10 Tips For Buying Art Prints

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Museum-grade digital art prints are a classy way to buy art on a budget. Master digital printmaker and founder of Printism.com.au, Roger Saddington, offers his top tips for using art prints in your home.

1. Put the cart before the horse

If possible, wait until you’ve bought your art before painting the walls. It’s much easier to paint the wall later than to find the perfect art piece in exactly the right colour.

2. Don’t worry about who the artist is

The world is brimming with truly excellent artists who simply can’t be accommodated in the overcrowded upper echelons of the art world. Unless you’ve got huge amounts of money to spend on a ‘name’, concentrate on the ‘great unknowns’ that catch your eye.

3. Buy for love

Buying art for investment is a risky, long-term enterprise, with no guarantees. Concentrate on affordable art that will give you pleasure over the next decade and save your real money for blue-chip shares, a much safer investment.

4. Meaningful looks

Search for art with authentic detail or a meaningful subject. These are far more important than the colour palate. The symbolism or intricacy of a carefully made work will give you years of pleasure long after the joy of matching your existing curtain colour has faded.

5. Develop a theory

If you buy a beautiful print, your family and friends are sure to comment. Think about what attracted you to this image. Perhaps the subject has personal meaning or the light reminds you of a favourite place. What do you think the artist was trying to achieve? Put your thoughts forward in conversation to really get people talking about and admiring your art (and your taste).

6. Size does matter

Don’t try to fill a big wall with two, three or four smaller pieces. If you have a large wall in your home, rejoice in the opportunity to make a stunning statement. High quality ‘large format’ print material is now coming onto the market at prices that were unthinkable ten years ago. The right subject, presented at the proper scale, can make you whole home sing.

7. Look for painterly art

Clichéd photographs of international tourist destinations are multiplying like rabbits within the department stores of the world. Look for prints with an effect you’ve not seen before. Images that feature a ‘hand-made’ technique will age much better than straight photography.

8. Beware of wallpaper art

Likewise, the production line art studios of China have spawned a plethora of ‘oil on canvas’ paintings often found in suburban framing galleries and market stalls. Many of these are simply patches of colour with a few squiggly lines – you know the ones… Hold off on buying this ‘abstract art’ (art that doesn’t have a recognisable subject) until you’ve had a bit more experience.

9. Boring beige and worthless white

Plain white or beige walls are the sanctuary of the fearful. 

Unless you particularly want the ‘white box’ art gallery look, splash some colour around. Take your cue from the colours in the artwork and check out some high-end interior design mags to see how the professionals put colours together.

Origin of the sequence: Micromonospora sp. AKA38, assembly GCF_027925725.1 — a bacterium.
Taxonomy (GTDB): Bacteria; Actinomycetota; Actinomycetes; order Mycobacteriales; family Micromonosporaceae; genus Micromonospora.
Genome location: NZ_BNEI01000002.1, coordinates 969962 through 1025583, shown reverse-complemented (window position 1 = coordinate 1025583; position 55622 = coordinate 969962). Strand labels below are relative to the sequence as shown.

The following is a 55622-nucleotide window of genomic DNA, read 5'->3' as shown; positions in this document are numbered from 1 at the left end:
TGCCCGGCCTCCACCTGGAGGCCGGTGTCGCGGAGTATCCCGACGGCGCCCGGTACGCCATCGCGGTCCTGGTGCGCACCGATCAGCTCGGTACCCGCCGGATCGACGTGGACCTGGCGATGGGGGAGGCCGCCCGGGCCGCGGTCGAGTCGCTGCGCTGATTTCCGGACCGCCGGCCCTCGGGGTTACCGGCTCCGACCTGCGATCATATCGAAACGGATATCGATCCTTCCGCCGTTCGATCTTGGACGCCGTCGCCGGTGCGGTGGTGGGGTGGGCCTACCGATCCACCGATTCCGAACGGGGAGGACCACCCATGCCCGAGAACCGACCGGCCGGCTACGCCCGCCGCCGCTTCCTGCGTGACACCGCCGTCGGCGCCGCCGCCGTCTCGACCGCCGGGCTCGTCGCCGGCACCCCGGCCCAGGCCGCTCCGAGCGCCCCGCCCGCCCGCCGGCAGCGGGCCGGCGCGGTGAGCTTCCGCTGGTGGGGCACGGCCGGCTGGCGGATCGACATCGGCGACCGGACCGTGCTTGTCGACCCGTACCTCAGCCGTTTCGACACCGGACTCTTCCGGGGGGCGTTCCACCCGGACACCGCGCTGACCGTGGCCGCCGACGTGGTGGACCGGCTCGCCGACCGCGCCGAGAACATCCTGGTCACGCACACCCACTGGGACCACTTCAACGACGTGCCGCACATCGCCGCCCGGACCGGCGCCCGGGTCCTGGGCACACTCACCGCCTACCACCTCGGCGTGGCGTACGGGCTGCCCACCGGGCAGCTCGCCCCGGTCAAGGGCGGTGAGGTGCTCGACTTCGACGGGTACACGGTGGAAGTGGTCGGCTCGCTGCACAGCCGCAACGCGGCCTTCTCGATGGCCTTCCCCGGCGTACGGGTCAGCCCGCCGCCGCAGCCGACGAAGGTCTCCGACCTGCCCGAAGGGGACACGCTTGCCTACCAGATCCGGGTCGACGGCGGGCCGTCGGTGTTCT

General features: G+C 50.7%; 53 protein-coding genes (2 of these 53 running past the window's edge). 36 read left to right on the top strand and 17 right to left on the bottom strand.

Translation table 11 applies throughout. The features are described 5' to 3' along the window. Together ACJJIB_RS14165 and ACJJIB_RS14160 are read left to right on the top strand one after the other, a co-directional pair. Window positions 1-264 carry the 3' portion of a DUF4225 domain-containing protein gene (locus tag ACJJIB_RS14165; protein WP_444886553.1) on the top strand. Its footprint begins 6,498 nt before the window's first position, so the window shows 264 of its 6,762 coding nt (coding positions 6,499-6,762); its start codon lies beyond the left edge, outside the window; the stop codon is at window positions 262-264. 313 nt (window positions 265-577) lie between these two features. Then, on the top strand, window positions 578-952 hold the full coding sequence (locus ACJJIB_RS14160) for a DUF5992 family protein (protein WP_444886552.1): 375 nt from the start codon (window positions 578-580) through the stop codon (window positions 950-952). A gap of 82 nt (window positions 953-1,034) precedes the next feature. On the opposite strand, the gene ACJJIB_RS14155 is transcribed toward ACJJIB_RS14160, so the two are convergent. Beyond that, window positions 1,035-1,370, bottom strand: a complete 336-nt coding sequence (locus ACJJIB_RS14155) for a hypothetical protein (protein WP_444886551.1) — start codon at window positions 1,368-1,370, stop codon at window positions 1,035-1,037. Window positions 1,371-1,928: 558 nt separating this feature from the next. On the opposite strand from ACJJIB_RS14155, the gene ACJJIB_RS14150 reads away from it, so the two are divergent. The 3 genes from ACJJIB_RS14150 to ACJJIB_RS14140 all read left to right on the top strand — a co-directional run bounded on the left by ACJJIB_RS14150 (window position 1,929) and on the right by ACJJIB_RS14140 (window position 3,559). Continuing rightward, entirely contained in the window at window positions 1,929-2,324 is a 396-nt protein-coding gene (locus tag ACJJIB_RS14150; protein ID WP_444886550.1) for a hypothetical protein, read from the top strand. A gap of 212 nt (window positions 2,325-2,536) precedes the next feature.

10. Create links between the art and the room.

Chose objects that echo colours in your art and distribute them throughout the room. Cushions, rugs, throws, vases, plant pots and other decorative items can all help to bring your theme together.

Roger Saddington

Roger Saddington is an Australian artist, designer and educator. Nationally recognised as one of the country's top printmakers, Mr Saddington has now undertaken a new challenge. He is the founder of Printism.com.au - Real Art in Print.

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Author: Roger Saddington

Roger Saddington is an Australian artist, designer and educator. Nationally recognised as one of the country's top printmakers, Mr Saddington has now undertaken a new challenge. He is the founder of Printism.com.au - Real Art in Print.

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4 Comments

  1. Thanks for the article – what fantastic advice!

    I never knew about art prints before, but I’m definitely going to look into them now for my new house and its many white walls – and printism.com.au looks like the perfect place to start.

    More informative articles like this one please!!

    Lisa

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  2. Great article, at my frame shop we always tell people that the cost of the print shouldn’t affect the cost of the framing. People say, “I don’t want to spend that much, it was only a 10$ poster..”

    Honestly, If a 10$ poster can look as good to you as a 200$ limited edition print… why not do it? Think of the savings, not that you’re ‘wasting’ the framing on the art. :)

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    • Also you should probably explain the differences between canvas, lithograph, giclee, and artist proofs are.

      Canvas costs more when buying the print, and you need stretcher bars, but you save on framing because there are no mats or glass. Giclee are obviously much nicer prints and look like original art sometimes. Artist proofs are more expensive and while publishers claim these are the better prints, these days they’re all the same. They say the artist hand picks these out of a line and that they’re from the beginning of printing. The plates don’t wear away like they used to though so you’re not really getting any more clarity.

      tl;dr- Don’t spend more for an artist proof, considering buying canvases if you like the look, and go for giclee if you can afford it.

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      • Thank you so much for the explanations! I really learnt a lot from you!

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